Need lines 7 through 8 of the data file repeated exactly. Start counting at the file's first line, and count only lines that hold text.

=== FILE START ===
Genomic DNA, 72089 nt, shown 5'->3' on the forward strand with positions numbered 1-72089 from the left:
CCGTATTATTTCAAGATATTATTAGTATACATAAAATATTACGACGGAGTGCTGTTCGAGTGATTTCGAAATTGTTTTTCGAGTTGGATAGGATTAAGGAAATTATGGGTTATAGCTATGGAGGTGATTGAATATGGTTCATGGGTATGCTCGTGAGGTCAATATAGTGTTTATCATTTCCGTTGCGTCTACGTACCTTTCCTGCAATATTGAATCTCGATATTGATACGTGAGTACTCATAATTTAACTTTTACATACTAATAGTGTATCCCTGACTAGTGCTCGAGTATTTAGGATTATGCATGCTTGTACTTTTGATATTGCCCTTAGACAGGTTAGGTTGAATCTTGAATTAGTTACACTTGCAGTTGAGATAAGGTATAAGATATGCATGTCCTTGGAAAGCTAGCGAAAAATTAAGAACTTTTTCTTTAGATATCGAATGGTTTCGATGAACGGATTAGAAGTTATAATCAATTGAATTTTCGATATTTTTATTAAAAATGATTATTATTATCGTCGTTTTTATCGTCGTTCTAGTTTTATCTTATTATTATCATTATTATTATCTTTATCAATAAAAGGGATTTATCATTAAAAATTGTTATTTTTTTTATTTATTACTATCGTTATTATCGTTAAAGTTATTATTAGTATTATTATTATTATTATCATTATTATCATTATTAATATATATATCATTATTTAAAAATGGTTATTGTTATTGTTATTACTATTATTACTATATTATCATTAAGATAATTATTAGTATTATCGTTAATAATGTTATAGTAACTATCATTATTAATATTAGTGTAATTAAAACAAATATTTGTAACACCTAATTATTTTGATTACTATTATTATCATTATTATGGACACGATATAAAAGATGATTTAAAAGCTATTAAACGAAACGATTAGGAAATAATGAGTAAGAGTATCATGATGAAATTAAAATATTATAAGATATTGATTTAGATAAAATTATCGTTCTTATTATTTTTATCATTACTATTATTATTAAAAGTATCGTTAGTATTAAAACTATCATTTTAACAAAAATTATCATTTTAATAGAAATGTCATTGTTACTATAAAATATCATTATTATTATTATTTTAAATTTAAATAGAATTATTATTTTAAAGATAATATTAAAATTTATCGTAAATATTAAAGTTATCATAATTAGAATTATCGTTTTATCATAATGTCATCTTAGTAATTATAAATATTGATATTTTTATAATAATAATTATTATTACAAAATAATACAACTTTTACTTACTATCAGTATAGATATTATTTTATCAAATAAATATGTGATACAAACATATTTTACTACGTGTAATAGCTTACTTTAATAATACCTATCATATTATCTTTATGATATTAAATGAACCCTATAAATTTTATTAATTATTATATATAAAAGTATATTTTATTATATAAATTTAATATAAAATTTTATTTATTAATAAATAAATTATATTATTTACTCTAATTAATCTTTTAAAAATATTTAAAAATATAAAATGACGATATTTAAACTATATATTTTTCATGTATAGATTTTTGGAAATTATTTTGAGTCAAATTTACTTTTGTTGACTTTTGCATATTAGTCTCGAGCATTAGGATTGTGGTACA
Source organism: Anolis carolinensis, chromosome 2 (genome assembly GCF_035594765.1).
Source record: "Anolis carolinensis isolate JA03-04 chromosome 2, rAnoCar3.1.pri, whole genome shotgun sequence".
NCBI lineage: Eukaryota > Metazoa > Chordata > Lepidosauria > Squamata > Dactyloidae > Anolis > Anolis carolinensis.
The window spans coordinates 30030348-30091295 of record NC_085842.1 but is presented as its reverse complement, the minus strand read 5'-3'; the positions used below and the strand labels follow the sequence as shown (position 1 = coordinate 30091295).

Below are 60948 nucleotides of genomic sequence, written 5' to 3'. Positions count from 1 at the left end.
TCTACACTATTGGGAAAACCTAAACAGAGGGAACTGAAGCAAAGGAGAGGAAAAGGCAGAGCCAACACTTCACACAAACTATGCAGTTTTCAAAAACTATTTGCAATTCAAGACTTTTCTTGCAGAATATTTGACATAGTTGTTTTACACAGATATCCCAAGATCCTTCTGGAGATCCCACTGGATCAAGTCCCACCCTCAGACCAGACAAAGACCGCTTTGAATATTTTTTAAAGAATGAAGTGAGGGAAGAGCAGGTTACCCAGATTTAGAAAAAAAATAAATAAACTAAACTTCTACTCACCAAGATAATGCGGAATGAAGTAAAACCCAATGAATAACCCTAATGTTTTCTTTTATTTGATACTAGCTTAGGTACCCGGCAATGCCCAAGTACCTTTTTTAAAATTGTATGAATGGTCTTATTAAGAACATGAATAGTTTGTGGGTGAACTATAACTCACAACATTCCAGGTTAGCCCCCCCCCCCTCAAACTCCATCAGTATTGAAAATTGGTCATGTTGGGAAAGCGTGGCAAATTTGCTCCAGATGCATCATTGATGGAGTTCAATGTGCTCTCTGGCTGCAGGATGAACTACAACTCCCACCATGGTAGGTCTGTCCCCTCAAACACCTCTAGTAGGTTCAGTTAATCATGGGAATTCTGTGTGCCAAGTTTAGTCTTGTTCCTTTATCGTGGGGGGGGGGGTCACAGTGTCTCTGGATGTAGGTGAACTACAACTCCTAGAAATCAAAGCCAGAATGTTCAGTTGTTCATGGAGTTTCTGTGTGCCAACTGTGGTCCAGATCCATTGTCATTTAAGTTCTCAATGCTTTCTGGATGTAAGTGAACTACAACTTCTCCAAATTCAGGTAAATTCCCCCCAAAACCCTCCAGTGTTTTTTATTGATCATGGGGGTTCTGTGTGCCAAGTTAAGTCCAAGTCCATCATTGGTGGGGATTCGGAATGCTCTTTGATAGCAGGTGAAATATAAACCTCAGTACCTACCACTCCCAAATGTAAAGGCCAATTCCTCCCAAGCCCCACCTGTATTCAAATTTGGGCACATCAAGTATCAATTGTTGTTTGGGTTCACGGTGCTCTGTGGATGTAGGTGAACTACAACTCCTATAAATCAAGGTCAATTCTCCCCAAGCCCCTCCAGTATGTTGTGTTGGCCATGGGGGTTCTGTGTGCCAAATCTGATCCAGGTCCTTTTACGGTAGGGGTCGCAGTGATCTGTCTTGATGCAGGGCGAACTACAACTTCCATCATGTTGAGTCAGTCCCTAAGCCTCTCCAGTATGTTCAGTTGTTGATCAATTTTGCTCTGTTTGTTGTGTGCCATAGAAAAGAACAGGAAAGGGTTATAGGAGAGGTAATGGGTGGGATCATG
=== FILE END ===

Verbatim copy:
Below are 60948 nucleotides of genomic sequence, written 5' to 3'. Positions count from 1 at the left end.
TCTACACTATTGGGAAAACCTAAACAGAGGGAACTGAAGCAAAGGAGAGGAAAAGGCAGAGCCAACACTTCACACAAACTATGCAGTTTTCAAAAACTATTTGCAATTCAAGACTTTTCTTGCAGAATATTTGACATAGTTGTTTTACACAGATATCCCAAGATCCTTCTGGAGATCCCACTGGATCAAGTCCCACCCTCAGACCAGACAAAGACCGCTTTGAATATTTTTTAAAGAATGAAGTGAGGGAAGAGCAGGTTACCCAGATTTAGAAAAAAAATAAATAAACTAAACTTCTACTCACCAAGATAATGCGGAATGAAGTAAAACCCAATGAATAACCCTAATGTTTTCTTTTATTTGATACTAGCTTAGGTACCCGGCAATGCCCAAGTACCTTTTTTAAAATTGTATGAATGGTCTTATTAAGAACATGAATAGTTTGTGGGTGAACTATAACTCACAACATTCCAGGTTAGCCCCCCCCCCCTCAAACTCCATCAGTATTGAAAATTGGTCATGTTGGGAAAGCGTGGCAAATTTGCTCCAGATGCATCATTGATGGAGTTCAATGTGCTCTCTGGCTGCAGGATGAACTACAACTCCCACCATGGTAGGTCTGTCCCCTCAAACACCTCTAGTAGGTTCAGTTAATCATGGGAATTCTGTGTGCCAAGTTTAGTCTTGTTCCTTTATCGTGGGGGGGGGGGTCACAGTGTCTCTGGATGTAGGTGAACTACAACTCCTAGAAATCAAAGCCAGAATGTTCAGTTGTTCATGGAGTTTCTGTGTGCCAACTGTGGTCCAGATCCATTGTCATTTAAGTTCTCAATGCTTTCTGGATGTAAGTGAACTACAACTTCTCCAAATTCAGGTAAATTCCCCCCAAAACCCTCCAGTGTTTTTTATTGATCATGGGGGTTCTGTGTGCCAAGTTAAGTCCAAGTCCATCATTGGTGGGGATTCGGAATGCTCTTTGATAGCAGGTGAAATATAAACCTCAGTACCTACCACTCCCAAATGTAAAGGCCAATTCCTCCCAAGCCCCACCTGTATTCAAATTTGGGCACATCAAGTATCAATTGTTGTTTGGGTTCACGGTGCTCTGTGGATGTAGGTGAACTACAACTCCTATAAATCAAGGTCAATTCTCCCCAAGCCCCTCCAGTATGTTGTGTTGGCCATGGGGGTTCTGTGTGCCAAATCTGATCCAGGTCCTTTTACGGTAGGGGTCGCAGTGATCTGTCTTGATGCAGGGCGAACTACAACTTCCATCATGTTGAGTCAGTCCCTAAGCCTCTCCAGTATGTTCAGTTGTTGATCAATTTTGCTCTGTTTGTTGTGTGCCATAGAAAAGAACAGGAAAGGGTTATAGGAGAGGTAATGGGTGGGATCATG